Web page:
An appellate court has conditionally overturned the conviction of a Bakersfield man found guilty of resisting arrest after finding the trial court abused its discretion in failing to order the disclosure of statements five witnesses gave to a sheriff's internal affairs investigator.
The felony conviction against David Scott Byrket only remains overturned if he can show he was prejudiced at trial by the denial of the witnesses' statements, according to the ruling from the 5th District Court of Appeal. In that case, a new trial will be held.
If he can't show prejudice, the conviction will be reinstated.
Byrket was sentenced in December 2014 to four months in jail and three years of probation after being convicted of resisting an executive officer. He was 54 at the time.
Testimony at trial revealed the Kern County Sheriff's Office had concluded an internal affairs investigation into the arrest, and a deputy who Byrket fought with was not disciplined, the documents said.
The trial court withheld the release of the deputy's statement to an internal affairs investigator because it was not inconsistent with other statements he gave, according to documents.
And the statements of four other witnesses — all Sheriff's Office employees — were withheld by the court because there was no evidence those witnesses wrote any reports.
"Those are not grounds for denying discovery, however," the appellate court said in its ruling. " If the information is relevant and is not otherwise subject to exclusion under the law, it must be disclosed."
On April 21, 2013, Byrket's adult son called 911 and reported his father had "lost his mind" and was running around the streets near their residence in Onyx, according to court documents. Deputies arrived at the home and found Byrket running in the road in a "zigzag" pattern and yelling that his daughter had been raped and he wanted to go to jail.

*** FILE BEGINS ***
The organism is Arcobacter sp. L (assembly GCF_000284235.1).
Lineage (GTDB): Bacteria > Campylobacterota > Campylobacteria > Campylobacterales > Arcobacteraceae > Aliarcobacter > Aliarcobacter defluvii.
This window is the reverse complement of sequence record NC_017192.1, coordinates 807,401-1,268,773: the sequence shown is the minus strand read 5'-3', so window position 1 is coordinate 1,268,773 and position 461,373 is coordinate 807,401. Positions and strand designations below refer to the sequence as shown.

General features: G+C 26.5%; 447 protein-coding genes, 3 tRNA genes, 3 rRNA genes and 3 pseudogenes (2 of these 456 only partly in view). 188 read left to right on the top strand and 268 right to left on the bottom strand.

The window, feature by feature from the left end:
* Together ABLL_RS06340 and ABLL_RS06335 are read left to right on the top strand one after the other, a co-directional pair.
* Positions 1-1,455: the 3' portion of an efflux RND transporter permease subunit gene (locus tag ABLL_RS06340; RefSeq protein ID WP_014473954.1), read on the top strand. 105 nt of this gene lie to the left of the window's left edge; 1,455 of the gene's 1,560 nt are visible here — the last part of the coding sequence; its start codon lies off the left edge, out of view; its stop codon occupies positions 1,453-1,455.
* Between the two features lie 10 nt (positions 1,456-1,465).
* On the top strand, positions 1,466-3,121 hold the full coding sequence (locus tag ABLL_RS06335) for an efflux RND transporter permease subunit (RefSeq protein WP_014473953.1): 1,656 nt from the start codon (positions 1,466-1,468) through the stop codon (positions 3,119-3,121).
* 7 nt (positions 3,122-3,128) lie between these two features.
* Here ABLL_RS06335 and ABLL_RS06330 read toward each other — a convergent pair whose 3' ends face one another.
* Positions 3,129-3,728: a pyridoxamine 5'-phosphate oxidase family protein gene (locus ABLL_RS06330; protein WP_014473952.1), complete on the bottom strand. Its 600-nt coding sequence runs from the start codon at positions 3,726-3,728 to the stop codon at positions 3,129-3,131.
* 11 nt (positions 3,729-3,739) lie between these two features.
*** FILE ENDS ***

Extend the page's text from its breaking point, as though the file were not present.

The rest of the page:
Byrket voluntarily entered a patrol car and agreed to go to a mental health crisis center in Bakersfield, the documents said. But 10 minutes into the ride, a deputy noticed Byrket slipping his handcuffs from the back of his body to the front.
The deputy ordered Byrket to stop, but he refused, according to the documents. The deputy pulled over near the entrance to Red's Marina at Lake Isabella.
According to the documents, Byrket unbuckled his seatbelt and began kicking the window of the patrol car. He then indicated he would comply with the deputy's orders, but when the deputy opened the door he struggled with him and the two ended up on the ground.
The deputy had already placed two radio calls for assistance, and four deputies and two Kern County Parks and Recreation Department officers went to the scene. They handcuffed Byrket and hobbled his legs, the documents said, and he was taken to jail.
Byrket alleged excessive force and officer misconduct in his arrest, the documents said.
A doctor who examined Byrket about a week after his arrest found he had fractured ribs and a spinal compression, according to the documents. The doctor testified, however, that Byrket has a history of severe osteoporosis making him more susceptible to fractures.
A new court date in the case had not yet been scheduled.